Saksun, Faroe Islands
Saksun Private Residence
Small homes like this in Saksun on the Faroe Islands were built with turf roofs to provide protection from the rain and thermal insulation.
Welcome to the guesthouse with a built-in rock wall, a 100-foot vertical drop below the patio, and nowhere to actually spend the night. Aescher Berg Gasthaus is one with the cliffside it calls home (literally, its back wall is just the cliff), originally built in 1846 for the wandering farmers of the Swiss mountains. Nearly 170 years later, sheeps still graze the mountainside, but the rural regulars have been replaced by crowds of tourists, eager for a camera click at one of the most famed destinations in the world.
While the scenery around the guesthouse makes it the most desirable of destinations, its precarious position makes it a bit of an adventure to get to. It’s only accessible after a steep trek along a winding hiking path or, for a more relaxing ride, via gondola. Open May through November, the summertime crowds are often large and rowdy — but without a direct road connection, supply runs can get a little dicey. 800 kgs of goods are delivered weekly, often with the help of a helicopter to complete the lift.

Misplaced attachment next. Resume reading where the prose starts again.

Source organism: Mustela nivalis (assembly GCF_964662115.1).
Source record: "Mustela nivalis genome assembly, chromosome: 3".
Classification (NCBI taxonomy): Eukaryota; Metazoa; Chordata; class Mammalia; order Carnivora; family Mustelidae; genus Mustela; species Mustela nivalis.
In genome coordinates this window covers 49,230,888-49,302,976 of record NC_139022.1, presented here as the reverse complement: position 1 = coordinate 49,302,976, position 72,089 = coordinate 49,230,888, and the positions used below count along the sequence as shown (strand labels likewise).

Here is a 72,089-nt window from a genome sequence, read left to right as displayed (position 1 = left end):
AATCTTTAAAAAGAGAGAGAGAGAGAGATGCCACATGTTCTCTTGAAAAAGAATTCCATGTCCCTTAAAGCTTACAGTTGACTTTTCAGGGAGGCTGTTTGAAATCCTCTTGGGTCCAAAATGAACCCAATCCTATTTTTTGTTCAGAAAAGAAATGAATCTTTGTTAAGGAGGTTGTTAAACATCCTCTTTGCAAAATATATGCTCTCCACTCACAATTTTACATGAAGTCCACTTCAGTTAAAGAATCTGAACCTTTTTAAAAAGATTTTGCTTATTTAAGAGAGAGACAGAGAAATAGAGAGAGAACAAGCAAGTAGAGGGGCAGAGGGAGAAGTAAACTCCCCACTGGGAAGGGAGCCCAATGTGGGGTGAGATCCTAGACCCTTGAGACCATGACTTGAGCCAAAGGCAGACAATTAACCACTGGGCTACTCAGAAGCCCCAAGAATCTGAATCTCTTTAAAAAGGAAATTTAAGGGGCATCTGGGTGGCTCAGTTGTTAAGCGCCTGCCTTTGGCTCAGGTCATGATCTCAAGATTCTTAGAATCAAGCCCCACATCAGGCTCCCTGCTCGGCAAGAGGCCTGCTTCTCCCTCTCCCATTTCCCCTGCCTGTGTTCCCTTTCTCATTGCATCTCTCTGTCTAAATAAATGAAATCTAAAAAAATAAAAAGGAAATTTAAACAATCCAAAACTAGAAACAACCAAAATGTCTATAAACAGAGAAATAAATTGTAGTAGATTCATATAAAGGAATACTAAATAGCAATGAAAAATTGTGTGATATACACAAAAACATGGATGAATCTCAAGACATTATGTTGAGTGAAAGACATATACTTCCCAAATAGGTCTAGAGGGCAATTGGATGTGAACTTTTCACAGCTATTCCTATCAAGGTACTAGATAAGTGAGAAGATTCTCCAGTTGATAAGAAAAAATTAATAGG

Already world-famous, things really took off for the guesthouse in 2015 when National Geographic put its portrait on the front cover of the famed book, Destinations of a Lifetime. The cliffside haunt now graces coffee tables the world around, only serving to heighten the status and increase the crowd size when high season comes around.
Much has changed over the years at the guesthouse (which, because of its bloated crowds, no longer accepts guests and is now only a restaurant). But, rest assured, a weekend visit will still elicit the energy of years past, with lively groups of Swiss hikers dancing and drinking the night away, soaking in the splendor of an evening spent below the very same stars of shepherds past.
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